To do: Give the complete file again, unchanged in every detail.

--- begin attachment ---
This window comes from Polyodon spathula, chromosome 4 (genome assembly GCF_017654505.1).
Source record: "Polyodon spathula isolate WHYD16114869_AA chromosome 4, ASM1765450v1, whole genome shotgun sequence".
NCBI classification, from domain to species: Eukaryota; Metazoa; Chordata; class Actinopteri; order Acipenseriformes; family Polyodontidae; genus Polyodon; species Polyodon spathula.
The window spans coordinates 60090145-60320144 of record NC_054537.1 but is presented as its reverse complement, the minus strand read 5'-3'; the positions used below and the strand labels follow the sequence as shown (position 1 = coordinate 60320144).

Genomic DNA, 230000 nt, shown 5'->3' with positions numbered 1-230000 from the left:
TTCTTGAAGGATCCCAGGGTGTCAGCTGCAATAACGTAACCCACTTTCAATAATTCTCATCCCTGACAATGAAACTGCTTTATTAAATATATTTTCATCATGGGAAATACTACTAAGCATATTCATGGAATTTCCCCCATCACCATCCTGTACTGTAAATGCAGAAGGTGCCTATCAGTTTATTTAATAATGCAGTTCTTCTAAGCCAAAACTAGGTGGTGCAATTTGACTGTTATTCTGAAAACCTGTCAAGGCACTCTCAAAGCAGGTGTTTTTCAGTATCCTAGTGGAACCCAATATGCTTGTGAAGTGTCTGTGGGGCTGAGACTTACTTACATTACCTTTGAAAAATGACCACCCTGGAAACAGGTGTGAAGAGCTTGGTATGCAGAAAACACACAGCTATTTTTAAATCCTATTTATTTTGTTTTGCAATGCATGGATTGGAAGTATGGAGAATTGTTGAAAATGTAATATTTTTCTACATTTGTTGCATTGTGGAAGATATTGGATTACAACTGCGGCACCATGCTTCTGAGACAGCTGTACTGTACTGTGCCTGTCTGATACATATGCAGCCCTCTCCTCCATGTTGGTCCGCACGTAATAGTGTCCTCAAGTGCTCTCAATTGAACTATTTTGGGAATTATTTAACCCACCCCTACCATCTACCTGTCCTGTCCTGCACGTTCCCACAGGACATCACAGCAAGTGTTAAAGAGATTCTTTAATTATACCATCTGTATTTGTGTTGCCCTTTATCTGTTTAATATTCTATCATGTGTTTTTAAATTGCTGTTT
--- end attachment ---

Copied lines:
This window comes from Polyodon spathula, chromosome 4 (genome assembly GCF_017654505.1).
Source record: "Polyodon spathula isolate WHYD16114869_AA chromosome 4, ASM1765450v1, whole genome shotgun sequence".
NCBI classification, from domain to species: Eukaryota; Metazoa; Chordata; class Actinopteri; order Acipenseriformes; family Polyodontidae; genus Polyodon; species Polyodon spathula.
The window spans coordinates 60090145-60320144 of record NC_054537.1 but is presented as its reverse complement, the minus strand read 5'-3'; the positions used below and the strand labels follow the sequence as shown (position 1 = coordinate 60320144).

Genomic DNA, 230000 nt, shown 5'->3' with positions numbered 1-230000 from the left:
TTCTTGAAGGATCCCAGGGTGTCAGCTGCAATAACGTAACCCACTTTCAATAATTCTCATCCCTGACAATGAAACTGCTTTATTAAATATATTTTCATCATGGGAAATACTACTAAGCATATTCATGGAATTTCCCCCATCACCATCCTGTACTGTAAATGCAGAAGGTGCCTATCAGTTTATTTAATAATGCAGTTCTTCTAAGCCAAAACTAGGTGGTGCAATTTGACTGTTATTCTGAAAACCTGTCAAGGCACTCTCAAAGCAGGTGTTTTTCAGTATCCTAGTGGAACCCAATATGCTTGTGAAGTGTCTGTGGGGCTGAGACTTACTTACATTACCTTTGAAAAATGACCACCCTGGAAACAGGTGTGAAGAGCTTGGTATGCAGAAAACACACAGCTATTTTTAAATCCTATTTATTTTGTTTTGCAATGCATGGATTGGAAGTATGGAGAATTGTTGAAAATGTAATATTTTTCTACATTTGTTGCATTGTGGAAGATATTGGATTACAACTGCGGCACCATGCTTCTGAGACAGCTGTACTGTACTGTGCCTGTCTGATACATATGCAGCCCTCTCCTCCATGTTGGTCCGCACGTAATAGTGTCCTCAAGTGCTCTCAATTGAACTATTTTGGGAATTATTTAACCCACCCCTACCATCTACCTGTCCTGTCCTGCACGTTCCCACAGGACATCACAGCAAGTGTTAAAGAGATTCTTTAATTATACCATCTGTATTTGTGTTGCCCTTTATCTGTTTAATATTCTATCATGTGTTTTTAAATTGCTGTTT